Police and prosecutors agree, and for that reason call for more training of officers as drug recognition experts, or DREs. While the standard field sobriety test — where drivers are asked to walk in a straight line and turn around, stand on one leg and close their eyes and touch their nose — was designed primarily to detect the influence of alcohol, the DRE test uses more subtle signs to try to detect drugs.

Dilated or constricted pupils, incomplete or repetitive speech, tremors in the eyelids or hands, odors, high pulse or body temperature, nervousness or lack of inhibition may all be considered signs of impairment from various drugs.

Processing a DUI arrest is time-consuming, and the new law that set the cannabis intoxication standard on driving under the influence states that police must take a blood sample within two hours. Police say that’s often impractical or impossible, especially in rural areas far from a hospital.

That’s why interest is so high in finding a quick technological fix.

Read the entire story here:


Illinois take note: Colorado Troopers to pilot test marijuana detection devices

While Illinois is still considering amending its marijuana laws to decriminalize possession of small amounts of cannabis and replacing its “zero tolerance” cannabis DUI laws with a “legal limit, ” Colorado, which has taken the lead in legalization, is moving forward with a pilot program using new marijuana detection devices.

From Colorado’s Fox 31:

The Colorado State Patrol is using marijuana DUI devices as part of a three-year pilot program.

Since March, more than 125 troopers have been equipped with one of five types of an oral fluid tester that sample a driver’s saliva for the presence of drugs, including marijuana.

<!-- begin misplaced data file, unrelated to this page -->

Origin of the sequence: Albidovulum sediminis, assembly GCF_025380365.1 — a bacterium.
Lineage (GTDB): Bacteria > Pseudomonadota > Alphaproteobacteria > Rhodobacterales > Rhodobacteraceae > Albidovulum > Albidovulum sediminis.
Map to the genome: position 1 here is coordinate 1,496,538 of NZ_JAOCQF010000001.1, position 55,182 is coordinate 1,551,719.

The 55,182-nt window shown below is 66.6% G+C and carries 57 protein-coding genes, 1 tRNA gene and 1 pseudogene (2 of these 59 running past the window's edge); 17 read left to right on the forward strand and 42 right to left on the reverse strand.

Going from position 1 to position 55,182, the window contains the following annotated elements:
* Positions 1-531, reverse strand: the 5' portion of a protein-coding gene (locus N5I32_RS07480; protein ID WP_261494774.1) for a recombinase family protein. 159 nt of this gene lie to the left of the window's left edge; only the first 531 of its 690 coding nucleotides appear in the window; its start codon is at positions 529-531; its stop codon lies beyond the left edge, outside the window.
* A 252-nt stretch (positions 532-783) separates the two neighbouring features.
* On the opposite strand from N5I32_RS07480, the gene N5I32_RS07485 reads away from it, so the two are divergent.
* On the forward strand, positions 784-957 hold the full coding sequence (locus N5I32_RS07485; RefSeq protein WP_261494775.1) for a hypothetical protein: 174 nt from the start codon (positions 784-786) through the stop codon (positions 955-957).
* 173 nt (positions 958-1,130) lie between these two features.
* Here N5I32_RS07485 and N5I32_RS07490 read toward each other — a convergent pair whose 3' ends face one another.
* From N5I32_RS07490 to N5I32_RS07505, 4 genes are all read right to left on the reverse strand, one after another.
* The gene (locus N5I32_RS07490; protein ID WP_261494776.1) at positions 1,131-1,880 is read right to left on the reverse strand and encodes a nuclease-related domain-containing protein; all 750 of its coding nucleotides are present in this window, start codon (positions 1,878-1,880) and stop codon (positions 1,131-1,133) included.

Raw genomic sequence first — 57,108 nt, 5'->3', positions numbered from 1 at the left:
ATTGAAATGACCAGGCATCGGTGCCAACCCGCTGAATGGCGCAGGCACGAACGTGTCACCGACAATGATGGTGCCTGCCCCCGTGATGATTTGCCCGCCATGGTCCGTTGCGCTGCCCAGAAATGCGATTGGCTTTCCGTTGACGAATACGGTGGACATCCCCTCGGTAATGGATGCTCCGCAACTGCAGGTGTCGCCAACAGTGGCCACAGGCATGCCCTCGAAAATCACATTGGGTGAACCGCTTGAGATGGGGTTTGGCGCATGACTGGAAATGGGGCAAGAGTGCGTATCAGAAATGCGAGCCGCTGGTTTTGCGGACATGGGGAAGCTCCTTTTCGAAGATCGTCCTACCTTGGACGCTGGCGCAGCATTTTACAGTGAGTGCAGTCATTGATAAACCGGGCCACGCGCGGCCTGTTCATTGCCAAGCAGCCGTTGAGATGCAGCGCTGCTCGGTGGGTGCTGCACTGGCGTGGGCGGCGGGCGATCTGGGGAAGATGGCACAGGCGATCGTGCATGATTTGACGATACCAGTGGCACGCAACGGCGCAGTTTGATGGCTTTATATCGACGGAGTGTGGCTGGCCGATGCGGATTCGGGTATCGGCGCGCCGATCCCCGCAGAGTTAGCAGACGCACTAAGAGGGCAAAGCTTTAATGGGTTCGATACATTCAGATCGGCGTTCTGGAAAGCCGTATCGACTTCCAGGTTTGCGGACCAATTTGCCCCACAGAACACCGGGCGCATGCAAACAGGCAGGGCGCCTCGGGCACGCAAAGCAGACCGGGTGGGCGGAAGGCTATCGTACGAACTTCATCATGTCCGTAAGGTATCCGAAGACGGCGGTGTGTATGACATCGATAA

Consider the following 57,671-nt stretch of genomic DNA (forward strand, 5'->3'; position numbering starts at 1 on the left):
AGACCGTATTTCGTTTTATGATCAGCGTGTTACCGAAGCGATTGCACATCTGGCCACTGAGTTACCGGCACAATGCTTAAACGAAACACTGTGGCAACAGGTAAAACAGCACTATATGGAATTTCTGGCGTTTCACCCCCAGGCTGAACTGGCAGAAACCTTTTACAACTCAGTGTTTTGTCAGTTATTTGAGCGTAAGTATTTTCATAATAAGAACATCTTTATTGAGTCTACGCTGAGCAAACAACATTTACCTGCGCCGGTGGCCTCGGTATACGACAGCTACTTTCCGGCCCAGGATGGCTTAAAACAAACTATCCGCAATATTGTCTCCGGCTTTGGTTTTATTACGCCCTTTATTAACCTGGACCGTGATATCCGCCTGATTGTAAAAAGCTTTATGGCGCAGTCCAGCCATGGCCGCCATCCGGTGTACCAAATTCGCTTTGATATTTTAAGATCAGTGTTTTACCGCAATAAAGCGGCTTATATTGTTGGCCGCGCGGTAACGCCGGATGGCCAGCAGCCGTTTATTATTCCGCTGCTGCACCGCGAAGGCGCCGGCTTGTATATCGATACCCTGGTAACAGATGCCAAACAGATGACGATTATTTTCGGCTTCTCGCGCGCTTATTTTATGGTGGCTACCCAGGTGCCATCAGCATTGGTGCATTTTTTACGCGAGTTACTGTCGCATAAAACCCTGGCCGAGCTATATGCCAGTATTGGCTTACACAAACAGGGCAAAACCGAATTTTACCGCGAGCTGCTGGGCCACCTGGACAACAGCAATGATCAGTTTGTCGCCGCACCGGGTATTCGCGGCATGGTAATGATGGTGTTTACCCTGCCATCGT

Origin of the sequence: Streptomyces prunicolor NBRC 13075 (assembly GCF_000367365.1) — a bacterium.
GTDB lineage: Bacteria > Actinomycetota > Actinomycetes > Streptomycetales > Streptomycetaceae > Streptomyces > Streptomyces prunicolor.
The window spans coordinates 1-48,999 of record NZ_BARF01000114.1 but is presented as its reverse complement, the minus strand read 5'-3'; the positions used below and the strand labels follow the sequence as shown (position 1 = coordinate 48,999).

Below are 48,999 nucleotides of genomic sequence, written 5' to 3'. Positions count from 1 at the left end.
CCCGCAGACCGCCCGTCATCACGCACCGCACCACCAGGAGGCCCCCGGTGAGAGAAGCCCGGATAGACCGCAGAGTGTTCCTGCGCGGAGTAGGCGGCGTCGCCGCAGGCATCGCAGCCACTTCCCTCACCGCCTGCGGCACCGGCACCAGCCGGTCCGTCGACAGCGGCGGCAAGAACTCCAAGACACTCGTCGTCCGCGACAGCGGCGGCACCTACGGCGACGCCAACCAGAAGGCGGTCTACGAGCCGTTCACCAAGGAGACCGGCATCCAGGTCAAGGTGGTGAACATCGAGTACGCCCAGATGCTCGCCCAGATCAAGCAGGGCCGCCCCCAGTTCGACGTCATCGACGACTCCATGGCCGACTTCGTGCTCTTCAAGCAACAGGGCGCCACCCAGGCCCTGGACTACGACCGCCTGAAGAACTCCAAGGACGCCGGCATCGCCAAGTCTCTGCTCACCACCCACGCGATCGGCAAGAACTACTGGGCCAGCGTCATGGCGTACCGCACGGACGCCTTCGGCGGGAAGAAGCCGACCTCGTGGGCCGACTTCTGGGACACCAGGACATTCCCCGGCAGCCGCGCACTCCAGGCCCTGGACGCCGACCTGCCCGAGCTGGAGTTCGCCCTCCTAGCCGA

“It would be nice to have that additional evidence on the side of the road,” CSP Major Steve Garcia said.

Troopers can perform roadside sobriety tests and seek a blood test, but much like a Breathalyzer for alcohol use, investigators would like a roadside device to give troopers probable cause to make an arrest.

“It would confirm or deny the officer’s investigation that the suspect would be under the influence of marijuana or other drugs,” Garcia said.

Under the pilot program, drivers have to consent to have the inside of their cheeks swabbed for saliva. The device then takes about five minutes to deliver an electronic readout, evaluating the presence of several narcotics, including marijuana.

Garcia said the legalization of marijuana has increased the need to stop drivers who have more than 5 nanograms of THC in their system, which is Colorado’s legal threshold for impaired driving.

In the meantime, a Wheat Ridge lab is working on a marijuana Breathalyzer-type device thanks to a $250,000 grant from the state.

“It would be home run for any company that develops the technology,” said Barry Knot, CEO of Lifeloc Technologies. “The advantage of a Breathalyzer is that it provides virtually instantaneous feedback to the officer, so within a matter of seconds they can get an accurate determination of blood alcohol content.”

But Knott admits the disadvantage of a Breathalyzer is that it only detects breath from a smoker and not someone who consumes an edible.

As for the saliva test, suspected drivers must consent and so far only 82 have.

“It hasn’t been used in court yet that we’re aware of, but we foresee that in the near future,” Garcia said.

CSP will evaluate the success of the oral testing devices in March, but the pilot program will continue for two more years.



New version of IL Marijuana decriminalization bill proposed

Last August, Governor Rauner vetoed a bill which would have decriminalized small amounts of marijuana, and created a “legal limit” of THC for drugged driving cases (as opposed to Illinois’ current “zero tolerance” statute).

In particular, the Governor wanted a “legal limit” of 5 nanograms of THC per milliliter of blood, the same as Colorado, instead of the bill’s 15 nanogram standard, which was closer in line to a government study which showed that 13 nanograms is equivalent to the 0.08 blood alcohol level used in alcohol DUI cases.

Representative Kelly Cassidy (D-Chicago) has proposed a new bill (HB 4357) which much closer to Rauner’s amendatory veto.

Under the proposed bill, the “legal limit” for DUI cannabis cases would be, as Rauner requested, 5 nanograms of THC, and possession of less than 10 grams of marijuana would be a fine only violation, with fines up to $200.


Will driving under the influence of drugs soon become more common than under the influence of alcohol?

From a story by Jon Smitz for the Pittsburgh Post-Gazette:

A new report says drivers are nearly as likely to be high on pot or pills as drunk on alcohol, and it urges states to take steps to better monitor and control drugged driving.